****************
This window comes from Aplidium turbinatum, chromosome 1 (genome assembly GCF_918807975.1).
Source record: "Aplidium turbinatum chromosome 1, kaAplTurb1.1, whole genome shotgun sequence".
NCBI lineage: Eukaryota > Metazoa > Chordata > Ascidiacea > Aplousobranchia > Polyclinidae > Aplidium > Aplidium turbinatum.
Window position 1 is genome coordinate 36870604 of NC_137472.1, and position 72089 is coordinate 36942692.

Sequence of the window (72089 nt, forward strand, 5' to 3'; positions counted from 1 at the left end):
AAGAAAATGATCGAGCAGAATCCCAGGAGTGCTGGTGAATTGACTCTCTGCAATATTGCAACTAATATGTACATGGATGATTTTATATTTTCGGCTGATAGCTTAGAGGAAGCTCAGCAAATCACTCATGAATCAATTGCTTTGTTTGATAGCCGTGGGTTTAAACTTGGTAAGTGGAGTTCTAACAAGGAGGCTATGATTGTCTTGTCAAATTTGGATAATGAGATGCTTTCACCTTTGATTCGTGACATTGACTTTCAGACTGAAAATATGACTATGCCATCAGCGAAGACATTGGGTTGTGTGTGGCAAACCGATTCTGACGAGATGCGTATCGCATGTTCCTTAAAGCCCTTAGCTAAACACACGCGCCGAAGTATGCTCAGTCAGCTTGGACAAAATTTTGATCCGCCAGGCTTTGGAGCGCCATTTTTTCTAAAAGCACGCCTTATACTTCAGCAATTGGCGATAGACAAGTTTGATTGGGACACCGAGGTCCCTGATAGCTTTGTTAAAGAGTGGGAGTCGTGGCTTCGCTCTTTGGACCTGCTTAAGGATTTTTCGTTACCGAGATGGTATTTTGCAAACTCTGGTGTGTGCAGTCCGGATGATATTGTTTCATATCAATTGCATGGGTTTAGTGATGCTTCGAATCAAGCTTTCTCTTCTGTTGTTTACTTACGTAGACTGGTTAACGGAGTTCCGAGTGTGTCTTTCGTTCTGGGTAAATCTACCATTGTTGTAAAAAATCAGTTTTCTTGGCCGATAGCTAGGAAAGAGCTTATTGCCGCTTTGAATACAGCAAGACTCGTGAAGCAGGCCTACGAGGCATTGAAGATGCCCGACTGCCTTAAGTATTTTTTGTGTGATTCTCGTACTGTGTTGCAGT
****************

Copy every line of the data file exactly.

This window comes from Aplidium turbinatum, chromosome 1 (genome assembly GCF_918807975.1).
Source record: "Aplidium turbinatum chromosome 1, kaAplTurb1.1, whole genome shotgun sequence".
NCBI lineage: Eukaryota > Metazoa > Chordata > Ascidiacea > Aplousobranchia > Polyclinidae > Aplidium > Aplidium turbinatum.
Window position 1 is genome coordinate 36870604 of NC_137472.1, and position 72089 is coordinate 36942692.

Sequence of the window (72089 nt, forward strand, 5' to 3'; positions counted from 1 at the left end):
AAGAAAATGATCGAGCAGAATCCCAGGAGTGCTGGTGAATTGACTCTCTGCAATATTGCAACTAATATGTACATGGATGATTTTATATTTTCGGCTGATAGCTTAGAGGAAGCTCAGCAAATCACTCATGAATCAATTGCTTTGTTTGATAGCCGTGGGTTTAAACTTGGTAAGTGGAGTTCTAACAAGGAGGCTATGATTGTCTTGTCAAATTTGGATAATGAGATGCTTTCACCTTTGATTCGTGACATTGACTTTCAGACTGAAAATATGACTATGCCATCAGCGAAGACATTGGGTTGTGTGTGGCAAACCGATTCTGACGAGATGCGTATCGCATGTTCCTTAAAGCCCTTAGCTAAACACACGCGCCGAAGTATGCTCAGTCAGCTTGGACAAAATTTTGATCCGCCAGGCTTTGGAGCGCCATTTTTTCTAAAAGCACGCCTTATACTTCAGCAATTGGCGATAGACAAGTTTGATTGGGACACCGAGGTCCCTGATAGCTTTGTTAAAGAGTGGGAGTCGTGGCTTCGCTCTTTGGACCTGCTTAAGGATTTTTCGTTACCGAGATGGTATTTTGCAAACTCTGGTGTGTGCAGTCCGGATGATATTGTTTCATATCAATTGCATGGGTTTAGTGATGCTTCGAATCAAGCTTTCTCTTCTGTTGTTTACTTACGTAGACTGGTTAACGGAGTTCCGAGTGTGTCTTTCGTTCTGGGTAAATCTACCATTGTTGTAAAAAATCAGTTTTCTTGGCCGATAGCTAGGAAAGAGCTTATTGCCGCTTTGAATACAGCAAGACTCGTGAAGCAGGCCTACGAGGCATTGAAGATGCCCGACTGCCTTAAGTATTTTTTGTGTGATTCTCGTACTGTGTTGCAGT